Our redesign of the 5411 Winthrop for Flats Chicago breathes new life into a classic example of Chicago’s Four Plus One apartment blocks. moss’s aim is to restore the building’s iconic 1970′s drama and glamour. The tired tan brick has been updated in dark grey and the angular concrete awning is highlighted with bright green, drawing you in to the updated glass entry.
Before we delve into our updates, a little history …
The Four Plus One in Chicago
The Four Plus One is an apartment type (or at least a name) unique to Chicago, identifiable by their structure – four stories of apartment units stacked over one ground level parking area, tucked under the building footprint. These buildings were pervasive in the Edgewater area during the 1960’s and 70’s and still have a strong presence in the north side, lake-adjacent neighborhoods. They’ve gotten a bad rap over the years for both having parking visible from the street (unsightly) and for not having enough parking to meet the demand posed by their efficient stacking of units. Read all about their background on controversy in this excellent and detailed article by Forgotten Chicago.
Avenue Motel via Forgotten Chicago
A Distinguished Modernist Heritage
To moss, Four Plus One apartments, like our latest project on Winthrop, represent a link with a distinguished architectural lineage. The resemblance to exuberant modernism of 1960’s hotel design (above) is clear. So is the heritage of classic West Hollywood “Dingbat” houses, which filled the entire lot space and stacked squared off living spaces over street access parking. The platonic ideal of this concept is Le Corbusier’s Villa Savoye which elevated living to a literal higher plane and maintained an open ground plane below which gave access for cars to circle under the building.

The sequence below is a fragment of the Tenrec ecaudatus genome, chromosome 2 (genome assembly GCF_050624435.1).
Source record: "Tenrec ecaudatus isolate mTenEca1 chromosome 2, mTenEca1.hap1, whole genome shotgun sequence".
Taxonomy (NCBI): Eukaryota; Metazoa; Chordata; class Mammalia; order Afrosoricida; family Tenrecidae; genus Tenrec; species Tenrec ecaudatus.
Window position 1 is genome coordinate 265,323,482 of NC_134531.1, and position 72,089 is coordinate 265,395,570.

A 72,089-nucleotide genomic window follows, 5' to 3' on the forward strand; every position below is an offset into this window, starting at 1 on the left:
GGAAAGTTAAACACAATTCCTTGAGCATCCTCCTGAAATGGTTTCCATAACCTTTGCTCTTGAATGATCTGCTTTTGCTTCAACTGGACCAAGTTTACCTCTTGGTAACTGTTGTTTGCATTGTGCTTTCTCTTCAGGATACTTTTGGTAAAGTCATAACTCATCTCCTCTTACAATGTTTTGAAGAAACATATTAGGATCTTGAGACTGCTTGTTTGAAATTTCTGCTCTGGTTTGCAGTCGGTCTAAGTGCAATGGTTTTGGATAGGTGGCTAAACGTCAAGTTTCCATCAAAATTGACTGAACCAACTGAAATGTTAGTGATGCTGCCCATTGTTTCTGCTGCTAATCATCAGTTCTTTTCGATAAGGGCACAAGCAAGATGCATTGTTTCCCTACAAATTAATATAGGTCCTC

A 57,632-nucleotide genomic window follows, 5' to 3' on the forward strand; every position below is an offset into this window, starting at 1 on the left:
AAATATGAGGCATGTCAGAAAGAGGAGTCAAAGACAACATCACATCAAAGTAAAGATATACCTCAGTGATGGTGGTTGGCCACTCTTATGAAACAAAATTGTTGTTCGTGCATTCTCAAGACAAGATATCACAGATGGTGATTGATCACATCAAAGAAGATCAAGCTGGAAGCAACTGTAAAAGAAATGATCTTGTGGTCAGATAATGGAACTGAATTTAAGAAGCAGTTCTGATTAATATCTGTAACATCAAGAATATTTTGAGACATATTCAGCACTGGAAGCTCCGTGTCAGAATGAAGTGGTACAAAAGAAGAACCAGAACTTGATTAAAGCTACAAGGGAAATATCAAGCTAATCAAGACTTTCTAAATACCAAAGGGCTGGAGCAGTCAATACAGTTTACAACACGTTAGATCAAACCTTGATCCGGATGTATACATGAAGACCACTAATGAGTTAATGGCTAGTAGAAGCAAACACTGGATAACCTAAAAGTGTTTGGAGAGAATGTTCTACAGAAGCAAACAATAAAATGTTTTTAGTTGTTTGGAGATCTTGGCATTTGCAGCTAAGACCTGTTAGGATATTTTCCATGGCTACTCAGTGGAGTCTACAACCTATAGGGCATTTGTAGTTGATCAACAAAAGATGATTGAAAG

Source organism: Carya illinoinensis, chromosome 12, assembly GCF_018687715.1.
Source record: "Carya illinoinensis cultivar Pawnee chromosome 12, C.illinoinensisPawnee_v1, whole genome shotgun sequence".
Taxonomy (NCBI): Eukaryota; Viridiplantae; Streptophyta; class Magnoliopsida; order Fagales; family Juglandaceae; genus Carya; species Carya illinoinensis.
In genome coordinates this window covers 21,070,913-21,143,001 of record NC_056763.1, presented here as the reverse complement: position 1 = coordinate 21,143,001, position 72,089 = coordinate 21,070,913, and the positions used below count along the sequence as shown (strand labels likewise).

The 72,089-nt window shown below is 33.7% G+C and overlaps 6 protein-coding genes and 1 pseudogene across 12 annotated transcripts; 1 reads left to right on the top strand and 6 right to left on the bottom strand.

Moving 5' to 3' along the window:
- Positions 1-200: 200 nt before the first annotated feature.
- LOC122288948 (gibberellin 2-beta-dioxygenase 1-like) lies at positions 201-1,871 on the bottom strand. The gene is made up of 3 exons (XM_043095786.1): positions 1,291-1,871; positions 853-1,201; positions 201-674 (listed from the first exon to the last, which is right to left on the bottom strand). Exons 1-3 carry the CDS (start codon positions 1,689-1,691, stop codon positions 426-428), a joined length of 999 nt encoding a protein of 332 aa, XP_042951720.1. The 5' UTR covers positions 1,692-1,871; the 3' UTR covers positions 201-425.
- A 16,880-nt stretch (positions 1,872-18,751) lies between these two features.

West Hollywood Dingbat via L.A.Places
Villa Savoye, via Ville-Poisse.fr
Our Approach: Updated Entry with an Eye on Chicago’s Past
At Flats Winthrop 5411, the parking is masked by the front of the building (a response to the public dislike of exposed parking) and the facade is energized at ground level by undulating concrete awnings which we’ve highlighted with a new paint job.
The light-filled entry is clean and spacious, encouraging tenants and guests to sit a moment on the elongated leather sofa and check out the series of black and white photos of the neighborhood during the 1970’s. The series is the work of Chicago photographer, Bob Rehak, profiled on the far wall. The entry provides access to the common corridors and fitness room.
Before and After: Entry
The new paint job, detailed window guards and glass entry door update the historic design in with modern sensibilities, breathing new life into the building and ensuring that it will remain a valued part of the neighborhood during the decades to come.
Before and After: Street View
The street approach was updated with a new wooden fence which uses strong horizontal lines to delineate space and anchor the building.
Inside the Units: Function and Flexibility
Decades of interior finishes were stripped away, exposing the concrete and masonry walls, and then updated with new, energy efficient appliances, simple, effective cabinetry and minimal trim details to allow new tenants to stamp each unit with their own personal style. The units have been completely reorganized to maximize open living space while creating “micro-space” sleeping areas for beds in nooks or small bedrooms. A variety of different unit types are available (from Smart One Bedrooms to a ground floor Townhouse unit which has access to a small patio) encourage a diverse tenant population to mix in the building.
This show unit is furnished by CB2 to demonstrate well designed potential layout and showcase sleek, chic and functional style.